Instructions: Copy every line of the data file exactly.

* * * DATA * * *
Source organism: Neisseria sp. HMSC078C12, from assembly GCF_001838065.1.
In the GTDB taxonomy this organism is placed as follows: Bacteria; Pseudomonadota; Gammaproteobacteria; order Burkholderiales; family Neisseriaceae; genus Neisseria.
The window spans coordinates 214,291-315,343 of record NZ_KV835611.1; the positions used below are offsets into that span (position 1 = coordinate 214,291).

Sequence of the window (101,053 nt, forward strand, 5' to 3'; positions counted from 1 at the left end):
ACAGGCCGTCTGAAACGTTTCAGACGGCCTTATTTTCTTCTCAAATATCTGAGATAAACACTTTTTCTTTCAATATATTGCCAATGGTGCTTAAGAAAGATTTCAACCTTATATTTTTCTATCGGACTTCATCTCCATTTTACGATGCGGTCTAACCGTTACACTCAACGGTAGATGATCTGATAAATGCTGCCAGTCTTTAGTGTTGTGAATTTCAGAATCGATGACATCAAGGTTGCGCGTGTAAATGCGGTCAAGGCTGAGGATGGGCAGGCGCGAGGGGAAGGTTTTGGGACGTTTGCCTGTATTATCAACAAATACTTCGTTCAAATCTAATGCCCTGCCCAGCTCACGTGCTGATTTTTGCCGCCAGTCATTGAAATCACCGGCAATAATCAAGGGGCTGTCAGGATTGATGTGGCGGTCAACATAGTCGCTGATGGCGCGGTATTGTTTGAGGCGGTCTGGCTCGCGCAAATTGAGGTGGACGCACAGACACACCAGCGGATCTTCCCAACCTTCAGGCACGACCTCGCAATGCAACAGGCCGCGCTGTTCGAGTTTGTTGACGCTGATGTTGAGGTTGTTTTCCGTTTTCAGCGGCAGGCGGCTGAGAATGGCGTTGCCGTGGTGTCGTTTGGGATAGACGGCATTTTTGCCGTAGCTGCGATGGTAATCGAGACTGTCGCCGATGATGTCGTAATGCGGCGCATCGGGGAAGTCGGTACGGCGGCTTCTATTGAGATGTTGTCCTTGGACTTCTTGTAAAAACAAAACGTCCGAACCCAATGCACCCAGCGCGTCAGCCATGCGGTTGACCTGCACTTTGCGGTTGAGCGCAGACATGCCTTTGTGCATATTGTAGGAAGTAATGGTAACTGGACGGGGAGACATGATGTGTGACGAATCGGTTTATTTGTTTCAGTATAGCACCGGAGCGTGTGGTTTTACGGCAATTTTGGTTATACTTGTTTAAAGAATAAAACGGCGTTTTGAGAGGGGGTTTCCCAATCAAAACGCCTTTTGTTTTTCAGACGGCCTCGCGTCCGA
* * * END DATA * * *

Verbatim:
Source organism: Neisseria sp. HMSC078C12, from assembly GCF_001838065.1.
In the GTDB taxonomy this organism is placed as follows: Bacteria; Pseudomonadota; Gammaproteobacteria; order Burkholderiales; family Neisseriaceae; genus Neisseria.
The window spans coordinates 214,291-315,343 of record NZ_KV835611.1; the positions used below are offsets into that span (position 1 = coordinate 214,291).

Sequence of the window (101,053 nt, forward strand, 5' to 3'; positions counted from 1 at the left end):
ACAGGCCGTCTGAAACGTTTCAGACGGCCTTATTTTCTTCTCAAATATCTGAGATAAACACTTTTTCTTTCAATATATTGCCAATGGTGCTTAAGAAAGATTTCAACCTTATATTTTTCTATCGGACTTCATCTCCATTTTACGATGCGGTCTAACCGTTACACTCAACGGTAGATGATCTGATAAATGCTGCCAGTCTTTAGTGTTGTGAATTTCAGAATCGATGACATCAAGGTTGCGCGTGTAAATGCGGTCAAGGCTGAGGATGGGCAGGCGCGAGGGGAAGGTTTTGGGACGTTTGCCTGTATTATCAACAAATACTTCGTTCAAATCTAATGCCCTGCCCAGCTCACGTGCTGATTTTTGCCGCCAGTCATTGAAATCACCGGCAATAATCAAGGGGCTGTCAGGATTGATGTGGCGGTCAACATAGTCGCTGATGGCGCGGTATTGTTTGAGGCGGTCTGGCTCGCGCAAATTGAGGTGGACGCACAGACACACCAGCGGATCTTCCCAACCTTCAGGCACGACCTCGCAATGCAACAGGCCGCGCTGTTCGAGTTTGTTGACGCTGATGTTGAGGTTGTTTTCCGTTTTCAGCGGCAGGCGGCTGAGAATGGCGTTGCCGTGGTGTCGTTTGGGATAGACGGCATTTTTGCCGTAGCTGCGATGGTAATCGAGACTGTCGCCGATGATGTCGTAATGCGGCGCATCGGGGAAGTCGGTACGGCGGCTTCTATTGAGATGTTGTCCTTGGACTTCTTGTAAAAACAAAACGTCCGAACCCAATGCACCCAGCGCGTCAGCCATGCGGTTGACCTGCACTTTGCGGTTGAGCGCAGACATGCCTTTGTGCATATTGTAGGAAGTAATGGTAACTGGACGGGGAGACATGATGTGTGACGAATCGGTTTATTTGTTTCAGTATAGCACCGGAGCGTGTGGTTTTACGGCAATTTTGGTTATACTTGTTTAAAGAATAAAACGGCGTTTTGAGAGGGGGTTTCCCAATCAAAACGCCTTTTGTTTTTCAGACGGCCTCGCGTCCGA